Scrolling down the page, next we see that we have multiple possible trees to view. We are shown the most likely tree first.
Tree likelihood is constructed based on the combined probability of my matching cM to an individual plus their likely relationship to each other based on the amount of DNA they share with each other as well.
In my case, all of the first 8 trees are equally as likely to be accurate, based on autosomal genetic relationships only. The ninth tree is only very slightly less likely to be accurate.
The X chromosome is not utilized separately in this analysis, nor are Y or mitochondrial DNA haplogroups if provided.
DNA Relationship Matrix
Continuing to scroll down, we next see the DNA matrix that shows relationships for cluster 5 in a grid format. Click on “Download Relationship Matrix” to view in a spreadsheet.
Keep scrolling for the next view which is the Individual Segment Cluster Information
Individual Segment Cluster Information
Remember that we are still focused on only one cluster – in this case, cluster 136. Each cluster contains people who all match at least some subset of other people in the cluster. Some people will match each other and the tested person on the same chromosome segment, and some won’t. What we generally see within clusters are “subclusters” of people who match each other on different chromosomes and segments. Also, some matches from cluster 136 might match other people but those matches might not be a member of cluster 136.
In autocluster 136, I have 14 DNA segments that converge into 5 segment clusters with my matches. Here’s segment cluster 185 that consists of two people in addition to me. Note that for individuals to be included in these segment clusters at GEDmatch, they must triangulate with people in the same segment cluster.
From left to right, we see the following information:
- AutoCluster number 136, shown below
- Segment cluster 185. This is a segment cluster within autocluster 136.
- Segment cluster 185 occurs on chromosome 3, between the designated start and stop locations.
- The segment representation shows the overlapping portions of the two matches, to me. You can easily see that they overlap almost exactly with each other as well.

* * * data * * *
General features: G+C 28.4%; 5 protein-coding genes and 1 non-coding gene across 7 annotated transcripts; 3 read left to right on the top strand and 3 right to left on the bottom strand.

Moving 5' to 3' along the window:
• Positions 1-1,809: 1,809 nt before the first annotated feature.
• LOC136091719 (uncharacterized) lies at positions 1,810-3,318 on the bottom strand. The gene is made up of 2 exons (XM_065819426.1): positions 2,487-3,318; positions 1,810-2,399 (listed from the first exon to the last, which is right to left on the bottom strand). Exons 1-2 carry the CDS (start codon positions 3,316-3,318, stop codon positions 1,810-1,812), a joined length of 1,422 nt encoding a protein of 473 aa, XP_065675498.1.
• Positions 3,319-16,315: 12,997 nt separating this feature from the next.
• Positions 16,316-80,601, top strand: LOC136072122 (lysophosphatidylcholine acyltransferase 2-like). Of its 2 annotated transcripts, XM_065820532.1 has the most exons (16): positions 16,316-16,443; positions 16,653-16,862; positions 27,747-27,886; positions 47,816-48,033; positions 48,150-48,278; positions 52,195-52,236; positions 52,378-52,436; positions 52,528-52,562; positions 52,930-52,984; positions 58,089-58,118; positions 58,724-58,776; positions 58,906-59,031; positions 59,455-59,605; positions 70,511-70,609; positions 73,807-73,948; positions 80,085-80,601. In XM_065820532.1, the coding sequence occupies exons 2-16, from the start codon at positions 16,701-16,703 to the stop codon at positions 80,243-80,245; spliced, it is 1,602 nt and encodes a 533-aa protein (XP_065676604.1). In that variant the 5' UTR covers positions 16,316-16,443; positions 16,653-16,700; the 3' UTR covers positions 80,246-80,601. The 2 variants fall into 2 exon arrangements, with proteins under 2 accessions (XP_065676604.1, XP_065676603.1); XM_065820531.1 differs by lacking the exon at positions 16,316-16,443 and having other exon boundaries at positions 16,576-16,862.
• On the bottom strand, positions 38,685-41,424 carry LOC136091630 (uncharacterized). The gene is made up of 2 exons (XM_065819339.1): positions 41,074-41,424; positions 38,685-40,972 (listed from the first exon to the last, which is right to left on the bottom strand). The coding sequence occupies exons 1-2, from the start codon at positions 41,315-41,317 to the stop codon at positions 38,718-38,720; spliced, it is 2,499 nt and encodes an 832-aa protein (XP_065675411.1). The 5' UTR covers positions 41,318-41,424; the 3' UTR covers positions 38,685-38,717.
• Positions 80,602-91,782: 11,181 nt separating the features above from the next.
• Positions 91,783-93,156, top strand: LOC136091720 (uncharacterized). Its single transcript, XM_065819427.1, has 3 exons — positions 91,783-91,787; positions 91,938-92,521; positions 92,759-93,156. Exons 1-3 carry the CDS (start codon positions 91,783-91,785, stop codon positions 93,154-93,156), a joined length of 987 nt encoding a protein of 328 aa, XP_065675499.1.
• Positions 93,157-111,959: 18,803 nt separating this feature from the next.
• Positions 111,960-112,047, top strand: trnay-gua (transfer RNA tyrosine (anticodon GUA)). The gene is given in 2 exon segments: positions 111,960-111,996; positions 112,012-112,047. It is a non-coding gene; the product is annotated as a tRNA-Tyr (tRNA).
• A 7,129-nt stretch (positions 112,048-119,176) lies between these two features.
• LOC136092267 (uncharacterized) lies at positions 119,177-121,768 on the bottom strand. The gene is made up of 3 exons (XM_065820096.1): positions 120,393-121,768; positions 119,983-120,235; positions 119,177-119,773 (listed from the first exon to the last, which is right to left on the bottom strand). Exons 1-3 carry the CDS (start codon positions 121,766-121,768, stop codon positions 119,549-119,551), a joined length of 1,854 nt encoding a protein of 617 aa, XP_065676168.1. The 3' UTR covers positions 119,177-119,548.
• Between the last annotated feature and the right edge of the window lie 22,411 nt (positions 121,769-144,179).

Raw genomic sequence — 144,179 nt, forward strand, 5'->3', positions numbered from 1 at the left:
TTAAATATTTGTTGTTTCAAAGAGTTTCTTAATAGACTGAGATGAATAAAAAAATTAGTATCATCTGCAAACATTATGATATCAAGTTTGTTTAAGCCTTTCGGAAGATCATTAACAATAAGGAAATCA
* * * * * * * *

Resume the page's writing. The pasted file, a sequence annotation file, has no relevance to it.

- The SNP count is shown, followed by the name and cM count.
Cluster 136 AutoKinship Tree
The AutoKinship Tree column is different from the AutoKinship column in one fundamental way. The new AutoKinship Tree feature combines the genealogical AutoTree and the genetic AutoKinship output together in one report.
You can see that the “prior” genealogical tree information that one of my matches also descends from Jacob Lentz (and wife, if you click further) has now been included. The matches without trees have been reconstructed around the known genealogy based on how they match me and each other.
I was already aware of how I’m related to Bill, David, *C and *R, but I don’t know how I am related to these other people. Based on their kit identifier, I can go to the vendor where they tested and utilize tools there, and I can check to see if they have uploaded their DNA files elsewhere to discover additional records information or critical matches. Now at least I know where in the tree to search.
Cluster 136 AutoSegment
Clicking on AutoSegment provides you with segment information. Each cluster is painted on your chromosomes.
By hovering over the darkly colored segments, which are segment clusters, you can view who you match, although to view multiple matches, continue scrolling.